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- Oral rehydration therapy (ORT) is a clinically useful, cost-effective, and safe technique to treat mild and moderate dehydration.
- ORT is as effective as IV hydration and the treatment of choice for mild to moderate dehydration.
- ORT can be divided into rehydration and maintenance phases.
- ORT should have an osmolality of ~245 mOsm/kg, a sodium (Na+) content of ~75 mEq/L, and a glucose concentration of ~75 mmol/L (13.5 g/L).
- Fruit juices, soda, popsicles, sports drinks, and broth often have inappropriate Na+ and/or electrolyte concentrations for isolated ORT.
- Although ORT can be prepared at home, commercially prepared solutions eliminate potential recipe errors.
- System(s) affected: endocrine/metabolic, gastrointestinal
- In 1980, diarrheal illness contributed to 4 to 6 million deaths annually in children age <5 years. By 2018, this declined to fewer than 500,000 annual deaths (despite a 70% increase in the world’s population).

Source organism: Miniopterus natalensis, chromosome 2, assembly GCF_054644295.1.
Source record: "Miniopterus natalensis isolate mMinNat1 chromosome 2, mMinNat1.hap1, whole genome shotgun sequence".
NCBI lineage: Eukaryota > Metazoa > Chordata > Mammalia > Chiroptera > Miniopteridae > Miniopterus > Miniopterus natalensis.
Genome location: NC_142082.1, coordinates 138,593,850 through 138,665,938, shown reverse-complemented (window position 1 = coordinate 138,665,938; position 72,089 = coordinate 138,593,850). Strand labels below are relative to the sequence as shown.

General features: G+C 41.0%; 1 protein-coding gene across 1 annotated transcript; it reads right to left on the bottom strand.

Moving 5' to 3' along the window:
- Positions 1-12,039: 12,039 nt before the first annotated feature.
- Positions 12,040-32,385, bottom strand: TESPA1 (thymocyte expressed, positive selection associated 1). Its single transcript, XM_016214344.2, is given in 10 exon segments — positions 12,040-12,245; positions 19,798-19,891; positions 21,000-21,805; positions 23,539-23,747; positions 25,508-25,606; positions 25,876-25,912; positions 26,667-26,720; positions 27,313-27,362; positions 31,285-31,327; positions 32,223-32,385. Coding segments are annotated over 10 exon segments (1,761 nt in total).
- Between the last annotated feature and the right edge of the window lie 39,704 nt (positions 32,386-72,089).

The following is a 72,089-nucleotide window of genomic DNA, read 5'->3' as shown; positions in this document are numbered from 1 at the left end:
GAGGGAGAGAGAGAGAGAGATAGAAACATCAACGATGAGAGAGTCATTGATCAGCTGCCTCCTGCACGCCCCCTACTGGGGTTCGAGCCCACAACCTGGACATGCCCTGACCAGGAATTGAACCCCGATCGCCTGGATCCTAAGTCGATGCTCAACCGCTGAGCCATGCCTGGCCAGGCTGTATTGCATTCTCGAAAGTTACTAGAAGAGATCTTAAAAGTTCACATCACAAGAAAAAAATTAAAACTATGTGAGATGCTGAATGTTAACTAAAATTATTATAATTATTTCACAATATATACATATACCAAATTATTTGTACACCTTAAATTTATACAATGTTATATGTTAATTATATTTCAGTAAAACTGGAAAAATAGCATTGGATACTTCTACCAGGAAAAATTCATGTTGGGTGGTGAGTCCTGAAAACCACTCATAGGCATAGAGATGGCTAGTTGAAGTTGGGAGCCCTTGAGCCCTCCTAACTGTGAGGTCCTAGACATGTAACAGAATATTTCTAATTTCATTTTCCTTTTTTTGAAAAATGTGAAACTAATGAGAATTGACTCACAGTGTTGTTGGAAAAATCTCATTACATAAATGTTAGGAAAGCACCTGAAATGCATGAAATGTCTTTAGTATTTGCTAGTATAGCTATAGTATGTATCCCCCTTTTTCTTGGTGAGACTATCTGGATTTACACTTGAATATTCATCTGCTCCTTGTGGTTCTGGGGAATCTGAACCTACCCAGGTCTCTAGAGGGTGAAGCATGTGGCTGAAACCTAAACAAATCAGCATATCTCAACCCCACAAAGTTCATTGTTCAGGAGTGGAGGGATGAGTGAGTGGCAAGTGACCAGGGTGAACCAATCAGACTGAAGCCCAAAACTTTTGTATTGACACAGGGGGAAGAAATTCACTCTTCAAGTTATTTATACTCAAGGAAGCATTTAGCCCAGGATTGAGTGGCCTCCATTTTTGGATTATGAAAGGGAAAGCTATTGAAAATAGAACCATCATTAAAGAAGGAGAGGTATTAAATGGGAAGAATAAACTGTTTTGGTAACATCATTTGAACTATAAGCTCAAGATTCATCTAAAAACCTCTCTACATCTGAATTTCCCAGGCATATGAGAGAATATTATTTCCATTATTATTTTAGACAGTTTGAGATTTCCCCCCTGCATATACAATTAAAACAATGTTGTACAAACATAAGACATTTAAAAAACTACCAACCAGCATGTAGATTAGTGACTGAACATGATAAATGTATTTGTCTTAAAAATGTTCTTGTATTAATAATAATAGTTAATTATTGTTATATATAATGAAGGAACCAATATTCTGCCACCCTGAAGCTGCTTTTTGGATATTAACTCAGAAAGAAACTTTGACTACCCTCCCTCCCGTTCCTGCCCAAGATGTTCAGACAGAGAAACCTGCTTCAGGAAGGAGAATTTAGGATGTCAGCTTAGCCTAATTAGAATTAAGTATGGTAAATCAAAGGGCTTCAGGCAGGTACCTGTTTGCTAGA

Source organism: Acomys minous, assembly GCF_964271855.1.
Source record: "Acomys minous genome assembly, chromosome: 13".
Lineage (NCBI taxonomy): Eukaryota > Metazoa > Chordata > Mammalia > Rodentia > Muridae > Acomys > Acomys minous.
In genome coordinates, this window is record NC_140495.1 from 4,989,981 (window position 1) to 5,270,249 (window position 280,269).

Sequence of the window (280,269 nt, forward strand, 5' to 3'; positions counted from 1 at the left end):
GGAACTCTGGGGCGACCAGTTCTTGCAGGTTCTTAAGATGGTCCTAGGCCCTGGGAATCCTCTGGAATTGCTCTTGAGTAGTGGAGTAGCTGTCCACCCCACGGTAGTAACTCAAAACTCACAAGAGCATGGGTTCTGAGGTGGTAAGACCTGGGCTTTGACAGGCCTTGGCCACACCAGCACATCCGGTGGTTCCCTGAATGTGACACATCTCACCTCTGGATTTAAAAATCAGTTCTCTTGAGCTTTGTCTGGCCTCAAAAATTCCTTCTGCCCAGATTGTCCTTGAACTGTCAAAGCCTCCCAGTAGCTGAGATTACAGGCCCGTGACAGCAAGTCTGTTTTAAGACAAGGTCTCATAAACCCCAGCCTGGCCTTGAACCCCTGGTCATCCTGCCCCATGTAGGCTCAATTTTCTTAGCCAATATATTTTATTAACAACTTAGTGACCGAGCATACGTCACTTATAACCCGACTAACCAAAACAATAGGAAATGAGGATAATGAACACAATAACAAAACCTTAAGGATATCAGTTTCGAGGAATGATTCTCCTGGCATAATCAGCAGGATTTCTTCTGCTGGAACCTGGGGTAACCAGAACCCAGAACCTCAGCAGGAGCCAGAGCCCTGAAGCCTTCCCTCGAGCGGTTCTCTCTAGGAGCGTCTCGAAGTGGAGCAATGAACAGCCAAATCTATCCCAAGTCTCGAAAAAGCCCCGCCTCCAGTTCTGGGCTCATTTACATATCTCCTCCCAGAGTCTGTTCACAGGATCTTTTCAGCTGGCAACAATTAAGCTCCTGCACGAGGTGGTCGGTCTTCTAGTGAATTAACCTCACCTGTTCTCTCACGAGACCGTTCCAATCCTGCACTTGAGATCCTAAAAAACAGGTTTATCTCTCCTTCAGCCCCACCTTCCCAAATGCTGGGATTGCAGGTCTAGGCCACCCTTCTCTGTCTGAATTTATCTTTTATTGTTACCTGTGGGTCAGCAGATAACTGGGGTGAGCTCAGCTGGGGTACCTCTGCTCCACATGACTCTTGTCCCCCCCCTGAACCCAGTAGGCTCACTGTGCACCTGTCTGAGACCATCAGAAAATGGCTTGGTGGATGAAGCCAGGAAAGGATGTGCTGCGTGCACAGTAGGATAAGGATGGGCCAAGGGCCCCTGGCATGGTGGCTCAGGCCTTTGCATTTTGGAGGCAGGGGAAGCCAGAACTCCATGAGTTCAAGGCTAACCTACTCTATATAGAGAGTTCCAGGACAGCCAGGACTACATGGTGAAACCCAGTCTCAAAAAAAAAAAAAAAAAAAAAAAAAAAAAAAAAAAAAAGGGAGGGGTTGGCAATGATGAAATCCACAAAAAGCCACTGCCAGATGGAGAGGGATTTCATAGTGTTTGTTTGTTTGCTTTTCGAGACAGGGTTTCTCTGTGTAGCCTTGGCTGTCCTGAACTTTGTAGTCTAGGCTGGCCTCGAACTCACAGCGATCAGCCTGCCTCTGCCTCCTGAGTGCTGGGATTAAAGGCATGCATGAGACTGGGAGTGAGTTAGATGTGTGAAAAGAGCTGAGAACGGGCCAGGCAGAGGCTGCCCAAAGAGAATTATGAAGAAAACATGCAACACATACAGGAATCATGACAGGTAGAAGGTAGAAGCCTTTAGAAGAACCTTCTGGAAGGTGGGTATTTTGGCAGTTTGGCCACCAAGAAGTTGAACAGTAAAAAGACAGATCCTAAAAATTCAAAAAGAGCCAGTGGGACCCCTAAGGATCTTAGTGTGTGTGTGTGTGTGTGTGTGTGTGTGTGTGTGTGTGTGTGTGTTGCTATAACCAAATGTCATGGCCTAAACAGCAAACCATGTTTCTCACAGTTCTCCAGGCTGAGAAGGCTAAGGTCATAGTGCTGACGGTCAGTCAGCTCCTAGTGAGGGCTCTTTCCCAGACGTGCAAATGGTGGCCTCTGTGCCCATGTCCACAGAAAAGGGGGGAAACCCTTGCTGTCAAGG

- Acute diarrheal illness remains the second leading cause of mortality in children age <5 years in developing countries.
- Exercise-related dehydration is common (1).
Etiology and Pathophysiology
ORT takes advantage of the preserved coupled transport of Na+ and glucose in the small intestine during infectious gastroenteritis and exercise-associated dehydration. Water follows Na+ osmotically. Potassium is passively absorbed via solvent drag. An equimolar concentration of glucose and Na+ is most effective for ORT.
- Fluids with a higher ratio of glucose (juice, soda, sports drinks, etc.) have a high unabsorbed glucose load, which increases osmolality in the lumen, decreases water absorption, and increases diarrheal losses.
- Fluids with higher ratio of Na+ (chicken broth, etc.) lack enough solute for transport of Na+, leading to increased diarrheal losses (and potentially hypernatremia).